I spent 18 minutes on Zoom for my U3A class. No one could hear the tutor. Instead we had 18 minutes of “I can’t hear Tony [the tutor] can he hear us Tony can you hear us nod if you can he’s nodding I can’t see anyone hello we’re here I’m here too where’s the sound press the microphone button at the bottom I can’t see it at the bottom of the screen where did that come from that’s somebody’s screen Tony can you hear us hello we’re here I can hear you but not him there’s no picture you have to turn the camera on how do I do that now it’s gone there’s a button at the bottom of the screen I’ve just sent Tony a message who’s that no just let me do it hello can you hear us yet Tony, he’s still talking but we can’t hear him there’s mute button you have to stop it this could be a movie I’ve sent Tony another message there’s no video you have to turn the camera on there you are I can’t hear Tony nobody can hear Tony does he know we can’t hear him he’s still talking I’ve sent him a message…”. I gave up and sent Tony an email.

    The site,, is great for statistics on the Virus. It is updated frequently and shows huge differences from country to country. The overall death rate in closed cases is 21 per cent and has been every time except once that I have checked over the past week. Australia has done amazingly well. Its death rate in closed cases is 2 per cent. To put it another way, Australia has had 259 cases per million people, compared with the USA’s 2,309, the UK’s 1,769 and France’s 5,744. Australia has had 3 deaths per million people, compared with the USA’s 123, the UK’s 237 and France’s 309. Better than Australia is Japan with a case rate of 85 per million people and a death rate of 2 per million people, though its death rate in closed cases is 17 per cent.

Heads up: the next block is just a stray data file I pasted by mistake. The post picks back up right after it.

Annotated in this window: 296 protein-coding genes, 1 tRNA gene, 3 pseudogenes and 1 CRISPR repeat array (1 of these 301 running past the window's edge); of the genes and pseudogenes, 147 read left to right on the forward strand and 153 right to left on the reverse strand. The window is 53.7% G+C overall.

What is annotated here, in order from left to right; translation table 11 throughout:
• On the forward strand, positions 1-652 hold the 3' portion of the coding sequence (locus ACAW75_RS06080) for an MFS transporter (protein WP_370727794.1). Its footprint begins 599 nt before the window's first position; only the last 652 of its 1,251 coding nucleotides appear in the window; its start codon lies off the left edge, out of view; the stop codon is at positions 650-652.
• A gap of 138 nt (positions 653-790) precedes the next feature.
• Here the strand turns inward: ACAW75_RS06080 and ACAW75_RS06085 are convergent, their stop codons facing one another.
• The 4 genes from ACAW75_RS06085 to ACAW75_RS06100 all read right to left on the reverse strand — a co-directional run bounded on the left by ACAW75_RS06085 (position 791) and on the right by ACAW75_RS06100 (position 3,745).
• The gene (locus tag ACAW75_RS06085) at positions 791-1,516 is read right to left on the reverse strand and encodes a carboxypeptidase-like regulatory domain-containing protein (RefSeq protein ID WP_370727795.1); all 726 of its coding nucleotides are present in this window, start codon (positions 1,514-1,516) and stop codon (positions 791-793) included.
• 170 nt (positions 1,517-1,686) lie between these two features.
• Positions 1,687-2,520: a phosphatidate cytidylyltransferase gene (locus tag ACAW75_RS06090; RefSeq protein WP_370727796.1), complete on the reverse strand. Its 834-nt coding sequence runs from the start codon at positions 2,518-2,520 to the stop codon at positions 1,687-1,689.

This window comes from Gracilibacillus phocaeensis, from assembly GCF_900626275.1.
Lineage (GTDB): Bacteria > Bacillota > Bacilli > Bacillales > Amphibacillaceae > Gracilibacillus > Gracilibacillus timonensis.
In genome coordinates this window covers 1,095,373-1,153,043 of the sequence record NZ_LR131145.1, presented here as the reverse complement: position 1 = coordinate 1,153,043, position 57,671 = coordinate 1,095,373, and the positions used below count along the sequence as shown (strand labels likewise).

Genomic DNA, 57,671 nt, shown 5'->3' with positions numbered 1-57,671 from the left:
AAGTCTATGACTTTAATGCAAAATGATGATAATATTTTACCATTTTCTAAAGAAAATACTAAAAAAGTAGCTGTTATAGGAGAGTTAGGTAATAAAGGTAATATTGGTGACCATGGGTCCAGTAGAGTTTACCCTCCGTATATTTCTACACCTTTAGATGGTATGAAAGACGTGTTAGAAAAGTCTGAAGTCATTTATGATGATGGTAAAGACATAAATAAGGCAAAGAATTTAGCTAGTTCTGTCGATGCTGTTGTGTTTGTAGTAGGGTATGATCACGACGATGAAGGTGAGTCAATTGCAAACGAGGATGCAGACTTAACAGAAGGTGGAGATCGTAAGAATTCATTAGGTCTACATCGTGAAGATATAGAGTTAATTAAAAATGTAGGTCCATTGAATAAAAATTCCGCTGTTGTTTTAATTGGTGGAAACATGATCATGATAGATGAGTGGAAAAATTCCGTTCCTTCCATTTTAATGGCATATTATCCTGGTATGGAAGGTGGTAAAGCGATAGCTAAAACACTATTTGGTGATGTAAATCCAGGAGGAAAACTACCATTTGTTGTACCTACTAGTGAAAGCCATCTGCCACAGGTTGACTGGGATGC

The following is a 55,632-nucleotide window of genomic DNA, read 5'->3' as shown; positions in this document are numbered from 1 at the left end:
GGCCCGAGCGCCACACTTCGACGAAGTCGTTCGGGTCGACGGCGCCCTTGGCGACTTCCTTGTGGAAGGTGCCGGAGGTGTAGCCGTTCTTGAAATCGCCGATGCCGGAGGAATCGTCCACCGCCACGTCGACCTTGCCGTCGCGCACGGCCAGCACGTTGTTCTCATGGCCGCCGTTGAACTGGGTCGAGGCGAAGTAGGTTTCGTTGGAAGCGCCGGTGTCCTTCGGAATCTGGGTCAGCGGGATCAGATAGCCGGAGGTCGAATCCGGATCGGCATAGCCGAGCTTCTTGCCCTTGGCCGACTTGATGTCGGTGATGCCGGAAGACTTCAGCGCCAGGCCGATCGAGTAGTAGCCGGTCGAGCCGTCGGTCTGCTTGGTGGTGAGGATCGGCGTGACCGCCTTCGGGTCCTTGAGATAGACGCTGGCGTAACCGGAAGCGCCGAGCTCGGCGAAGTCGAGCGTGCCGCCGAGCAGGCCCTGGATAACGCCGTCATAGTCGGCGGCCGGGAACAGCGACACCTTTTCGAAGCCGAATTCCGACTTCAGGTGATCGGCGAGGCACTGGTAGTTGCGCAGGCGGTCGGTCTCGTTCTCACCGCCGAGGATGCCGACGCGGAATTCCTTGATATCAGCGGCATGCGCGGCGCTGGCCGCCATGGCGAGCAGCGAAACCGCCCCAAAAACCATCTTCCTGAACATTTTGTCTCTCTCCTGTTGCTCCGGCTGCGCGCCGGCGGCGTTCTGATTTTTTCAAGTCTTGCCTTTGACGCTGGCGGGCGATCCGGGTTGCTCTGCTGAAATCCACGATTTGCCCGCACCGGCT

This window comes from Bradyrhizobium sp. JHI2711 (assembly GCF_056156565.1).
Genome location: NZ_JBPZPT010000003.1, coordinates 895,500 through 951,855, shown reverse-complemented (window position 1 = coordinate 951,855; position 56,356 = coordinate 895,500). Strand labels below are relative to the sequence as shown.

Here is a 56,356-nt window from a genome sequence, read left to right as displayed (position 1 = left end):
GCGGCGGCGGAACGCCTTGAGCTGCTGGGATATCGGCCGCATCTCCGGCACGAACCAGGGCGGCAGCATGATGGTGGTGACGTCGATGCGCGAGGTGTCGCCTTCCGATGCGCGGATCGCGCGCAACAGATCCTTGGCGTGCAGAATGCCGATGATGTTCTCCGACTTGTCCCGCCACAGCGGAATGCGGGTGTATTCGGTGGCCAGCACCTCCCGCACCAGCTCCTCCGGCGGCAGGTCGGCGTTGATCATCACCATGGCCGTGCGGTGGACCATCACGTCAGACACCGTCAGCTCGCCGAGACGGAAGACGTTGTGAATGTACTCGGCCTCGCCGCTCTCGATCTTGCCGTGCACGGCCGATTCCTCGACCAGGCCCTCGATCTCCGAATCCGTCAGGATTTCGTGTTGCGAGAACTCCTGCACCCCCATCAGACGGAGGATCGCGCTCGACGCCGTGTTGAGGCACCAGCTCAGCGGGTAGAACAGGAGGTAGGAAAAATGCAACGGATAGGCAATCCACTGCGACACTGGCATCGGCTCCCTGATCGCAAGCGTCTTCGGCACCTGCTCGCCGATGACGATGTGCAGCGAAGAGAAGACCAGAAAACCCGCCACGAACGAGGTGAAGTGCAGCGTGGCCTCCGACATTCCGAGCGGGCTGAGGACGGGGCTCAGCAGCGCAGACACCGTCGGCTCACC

We have had a high degree of bipartisanship, connected, I think, with the establishment of the national cabinet of the PM, the state premiers and the territory chief ministers. A Liberal PM is chairing a “cabinet” of five Labor and four Liberal leaders. We haven’t had the dreadful squabbling that characterises the Trumpian relationship with state governors. There have been mistakes – there always are and always will be – but, overall the policies implemented have squashed the Virus.

    The federal government has embarked on a stimulus program the likes of which we have never before seen; e.g., $130 billion just to pay $1,500 a fortnight to everyone, irrespective of previous pay, whom an organisation keeps on if that organisation is a non-profit that has lost 15 per cent of revenue, if that organisation is a small business that has lost 30 per cent of revenue or that organisation is a large business that has lost 50 per cent of revenue. The Reserve Bank has, I believe for the first time ever, just created $50 billion to buy government bonds. I know that’s chickenfeed in the context of the US Federal Reserve that creates a trillion here and a trillion there, until before you know it we’re talking big money, but it’s big deal here.

    People’s criticism of the coronavirus lockdown is like telling people sheltering under umbrellas in the rain that the fact that they are dry proves they didn’t need the umbrellas in the first place.